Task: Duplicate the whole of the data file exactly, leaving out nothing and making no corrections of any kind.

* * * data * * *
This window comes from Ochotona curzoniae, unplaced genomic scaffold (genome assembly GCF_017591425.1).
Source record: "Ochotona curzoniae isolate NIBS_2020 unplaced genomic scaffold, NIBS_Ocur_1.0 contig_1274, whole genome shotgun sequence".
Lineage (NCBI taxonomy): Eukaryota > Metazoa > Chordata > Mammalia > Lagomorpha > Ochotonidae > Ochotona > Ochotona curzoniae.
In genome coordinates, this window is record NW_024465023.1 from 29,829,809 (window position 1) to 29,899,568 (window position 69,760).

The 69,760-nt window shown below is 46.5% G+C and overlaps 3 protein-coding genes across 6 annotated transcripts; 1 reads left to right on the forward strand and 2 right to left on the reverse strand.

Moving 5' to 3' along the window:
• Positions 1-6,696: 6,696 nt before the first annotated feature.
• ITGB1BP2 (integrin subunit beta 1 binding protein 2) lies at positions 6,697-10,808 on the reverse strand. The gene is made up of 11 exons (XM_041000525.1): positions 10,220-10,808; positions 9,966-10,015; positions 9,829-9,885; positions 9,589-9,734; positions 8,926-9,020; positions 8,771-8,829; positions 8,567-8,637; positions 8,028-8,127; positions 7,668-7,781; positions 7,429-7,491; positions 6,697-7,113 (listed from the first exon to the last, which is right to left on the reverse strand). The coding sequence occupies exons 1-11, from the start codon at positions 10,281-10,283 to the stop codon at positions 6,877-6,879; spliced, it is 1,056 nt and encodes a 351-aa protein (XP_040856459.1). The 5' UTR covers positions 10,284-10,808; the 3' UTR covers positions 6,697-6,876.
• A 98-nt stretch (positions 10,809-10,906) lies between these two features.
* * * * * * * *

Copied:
This window comes from Ochotona curzoniae, unplaced genomic scaffold (genome assembly GCF_017591425.1).
Source record: "Ochotona curzoniae isolate NIBS_2020 unplaced genomic scaffold, NIBS_Ocur_1.0 contig_1274, whole genome shotgun sequence".
Lineage (NCBI taxonomy): Eukaryota > Metazoa > Chordata > Mammalia > Lagomorpha > Ochotonidae > Ochotona > Ochotona curzoniae.
In genome coordinates, this window is record NW_024465023.1 from 29,829,809 (window position 1) to 29,899,568 (window position 69,760).

The 69,760-nt window shown below is 46.5% G+C and overlaps 3 protein-coding genes across 6 annotated transcripts; 1 reads left to right on the forward strand and 2 right to left on the reverse strand.

Moving 5' to 3' along the window:
• Positions 1-6,696: 6,696 nt before the first annotated feature.
• ITGB1BP2 (integrin subunit beta 1 binding protein 2) lies at positions 6,697-10,808 on the reverse strand. The gene is made up of 11 exons (XM_041000525.1): positions 10,220-10,808; positions 9,966-10,015; positions 9,829-9,885; positions 9,589-9,734; positions 8,926-9,020; positions 8,771-8,829; positions 8,567-8,637; positions 8,028-8,127; positions 7,668-7,781; positions 7,429-7,491; positions 6,697-7,113 (listed from the first exon to the last, which is right to left on the reverse strand). The coding sequence occupies exons 1-11, from the start codon at positions 10,281-10,283 to the stop codon at positions 6,877-6,879; spliced, it is 1,056 nt and encodes a 351-aa protein (XP_040856459.1). The 5' UTR covers positions 10,284-10,808; the 3' UTR covers positions 6,697-6,876.
• A 98-nt stretch (positions 10,809-10,906) lies between these two features.